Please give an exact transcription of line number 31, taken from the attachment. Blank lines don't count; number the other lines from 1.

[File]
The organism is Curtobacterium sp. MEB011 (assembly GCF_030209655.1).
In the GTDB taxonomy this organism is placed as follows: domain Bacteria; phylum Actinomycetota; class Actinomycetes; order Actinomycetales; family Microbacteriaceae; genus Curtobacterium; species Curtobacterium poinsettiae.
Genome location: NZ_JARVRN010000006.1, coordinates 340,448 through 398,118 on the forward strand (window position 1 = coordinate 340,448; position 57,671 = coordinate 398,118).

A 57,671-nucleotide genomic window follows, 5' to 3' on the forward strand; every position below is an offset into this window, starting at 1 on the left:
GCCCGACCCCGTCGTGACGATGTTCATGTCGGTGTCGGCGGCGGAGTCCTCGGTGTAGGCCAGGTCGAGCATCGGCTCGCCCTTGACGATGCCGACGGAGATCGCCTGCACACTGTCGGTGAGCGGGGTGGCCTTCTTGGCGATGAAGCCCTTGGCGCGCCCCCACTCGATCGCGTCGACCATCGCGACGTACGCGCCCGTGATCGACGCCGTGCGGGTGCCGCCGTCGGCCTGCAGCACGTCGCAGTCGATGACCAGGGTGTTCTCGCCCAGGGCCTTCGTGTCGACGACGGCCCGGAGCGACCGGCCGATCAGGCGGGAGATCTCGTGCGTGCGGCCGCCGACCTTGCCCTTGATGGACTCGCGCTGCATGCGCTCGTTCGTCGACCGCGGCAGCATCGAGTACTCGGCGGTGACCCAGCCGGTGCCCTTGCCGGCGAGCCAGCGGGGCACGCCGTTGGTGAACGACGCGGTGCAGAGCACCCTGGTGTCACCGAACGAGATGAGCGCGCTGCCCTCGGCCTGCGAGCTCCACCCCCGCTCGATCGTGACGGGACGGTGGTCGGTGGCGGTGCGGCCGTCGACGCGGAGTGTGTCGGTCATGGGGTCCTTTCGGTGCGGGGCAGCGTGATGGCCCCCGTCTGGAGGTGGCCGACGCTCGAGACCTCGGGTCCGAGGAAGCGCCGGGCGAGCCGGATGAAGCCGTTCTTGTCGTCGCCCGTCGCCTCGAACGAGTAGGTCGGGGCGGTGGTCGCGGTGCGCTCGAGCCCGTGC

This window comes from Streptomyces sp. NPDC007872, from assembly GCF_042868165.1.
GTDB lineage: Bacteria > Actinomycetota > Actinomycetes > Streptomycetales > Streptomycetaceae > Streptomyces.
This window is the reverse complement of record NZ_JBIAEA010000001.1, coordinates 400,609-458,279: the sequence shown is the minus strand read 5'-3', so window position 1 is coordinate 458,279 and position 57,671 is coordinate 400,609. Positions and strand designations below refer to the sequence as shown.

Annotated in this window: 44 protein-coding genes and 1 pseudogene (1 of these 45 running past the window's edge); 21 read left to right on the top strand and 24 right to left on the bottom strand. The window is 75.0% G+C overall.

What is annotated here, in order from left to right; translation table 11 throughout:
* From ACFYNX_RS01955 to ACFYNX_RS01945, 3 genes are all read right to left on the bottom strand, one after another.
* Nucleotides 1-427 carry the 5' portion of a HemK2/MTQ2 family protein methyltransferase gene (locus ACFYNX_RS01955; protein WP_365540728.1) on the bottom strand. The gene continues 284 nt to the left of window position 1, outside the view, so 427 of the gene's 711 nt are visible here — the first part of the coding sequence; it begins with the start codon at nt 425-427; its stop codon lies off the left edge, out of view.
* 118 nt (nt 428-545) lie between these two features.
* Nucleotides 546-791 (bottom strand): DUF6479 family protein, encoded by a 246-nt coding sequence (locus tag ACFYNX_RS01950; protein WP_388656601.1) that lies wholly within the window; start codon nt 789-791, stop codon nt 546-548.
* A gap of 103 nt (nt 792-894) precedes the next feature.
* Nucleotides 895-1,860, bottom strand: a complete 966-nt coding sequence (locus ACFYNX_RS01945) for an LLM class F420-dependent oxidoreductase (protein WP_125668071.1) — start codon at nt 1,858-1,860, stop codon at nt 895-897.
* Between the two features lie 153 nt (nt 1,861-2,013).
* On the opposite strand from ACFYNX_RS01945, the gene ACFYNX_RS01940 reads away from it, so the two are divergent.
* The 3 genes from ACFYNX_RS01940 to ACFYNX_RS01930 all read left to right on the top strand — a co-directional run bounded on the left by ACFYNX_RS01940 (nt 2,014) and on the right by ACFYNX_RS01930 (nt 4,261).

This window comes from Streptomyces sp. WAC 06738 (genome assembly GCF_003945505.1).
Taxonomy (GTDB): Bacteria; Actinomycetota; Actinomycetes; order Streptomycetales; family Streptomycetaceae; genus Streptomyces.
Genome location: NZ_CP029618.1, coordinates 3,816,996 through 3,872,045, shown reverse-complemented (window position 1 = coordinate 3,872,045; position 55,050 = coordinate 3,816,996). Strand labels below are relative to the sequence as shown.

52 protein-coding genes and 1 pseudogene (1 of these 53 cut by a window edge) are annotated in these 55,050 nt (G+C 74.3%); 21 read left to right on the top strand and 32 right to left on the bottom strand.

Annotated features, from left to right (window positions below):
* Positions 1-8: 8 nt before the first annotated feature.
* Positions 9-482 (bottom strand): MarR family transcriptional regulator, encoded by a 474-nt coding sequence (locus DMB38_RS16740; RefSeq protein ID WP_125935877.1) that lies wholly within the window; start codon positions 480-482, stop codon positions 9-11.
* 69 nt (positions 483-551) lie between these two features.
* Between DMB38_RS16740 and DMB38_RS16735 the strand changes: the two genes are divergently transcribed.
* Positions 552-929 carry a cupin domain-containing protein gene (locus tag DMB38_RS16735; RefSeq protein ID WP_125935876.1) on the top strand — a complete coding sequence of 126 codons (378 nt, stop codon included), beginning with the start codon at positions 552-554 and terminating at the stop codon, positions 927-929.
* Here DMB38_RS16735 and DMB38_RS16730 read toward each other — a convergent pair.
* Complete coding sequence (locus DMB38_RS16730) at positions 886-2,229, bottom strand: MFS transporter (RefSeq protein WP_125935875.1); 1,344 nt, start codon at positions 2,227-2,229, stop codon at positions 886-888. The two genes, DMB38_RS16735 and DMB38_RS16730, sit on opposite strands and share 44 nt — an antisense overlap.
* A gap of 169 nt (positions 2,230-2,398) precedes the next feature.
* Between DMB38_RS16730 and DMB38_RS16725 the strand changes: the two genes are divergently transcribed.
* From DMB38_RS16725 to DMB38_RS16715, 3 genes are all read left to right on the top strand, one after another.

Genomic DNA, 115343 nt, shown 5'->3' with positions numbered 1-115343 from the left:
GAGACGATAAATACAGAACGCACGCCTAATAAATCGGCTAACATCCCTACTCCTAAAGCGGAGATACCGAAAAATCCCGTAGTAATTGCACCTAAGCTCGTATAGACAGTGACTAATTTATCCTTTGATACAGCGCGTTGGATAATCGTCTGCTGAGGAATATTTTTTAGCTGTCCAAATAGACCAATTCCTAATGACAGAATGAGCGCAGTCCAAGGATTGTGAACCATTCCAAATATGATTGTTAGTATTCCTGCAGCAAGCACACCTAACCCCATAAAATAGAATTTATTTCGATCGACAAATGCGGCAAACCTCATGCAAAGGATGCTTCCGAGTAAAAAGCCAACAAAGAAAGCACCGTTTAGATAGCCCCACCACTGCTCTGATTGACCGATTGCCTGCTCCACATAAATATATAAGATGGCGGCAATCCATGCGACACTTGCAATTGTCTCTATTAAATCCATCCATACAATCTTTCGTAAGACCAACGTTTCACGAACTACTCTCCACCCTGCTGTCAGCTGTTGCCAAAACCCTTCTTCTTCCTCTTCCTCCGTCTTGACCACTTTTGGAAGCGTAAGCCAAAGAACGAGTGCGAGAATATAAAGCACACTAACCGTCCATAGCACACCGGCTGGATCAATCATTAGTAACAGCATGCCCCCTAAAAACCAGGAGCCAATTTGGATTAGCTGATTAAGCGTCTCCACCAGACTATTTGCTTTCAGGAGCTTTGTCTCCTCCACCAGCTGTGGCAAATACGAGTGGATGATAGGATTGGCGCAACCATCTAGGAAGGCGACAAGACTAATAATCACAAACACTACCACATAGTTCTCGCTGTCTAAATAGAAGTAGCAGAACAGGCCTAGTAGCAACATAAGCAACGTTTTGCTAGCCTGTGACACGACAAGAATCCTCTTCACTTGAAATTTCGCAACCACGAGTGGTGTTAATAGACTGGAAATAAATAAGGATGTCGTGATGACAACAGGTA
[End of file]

* Complete coding sequence (locus DMB38_RS16730) at positions 886-2,229, bottom strand: MFS transporter (RefSeq protein WP_125935875.1); 1,344 nt, start codon at positions 2,227-2,229, stop codon at positions 886-888. The two genes, DMB38_RS16735 and DMB38_RS16730, sit on opposite strands and share 44 nt — an antisense overlap.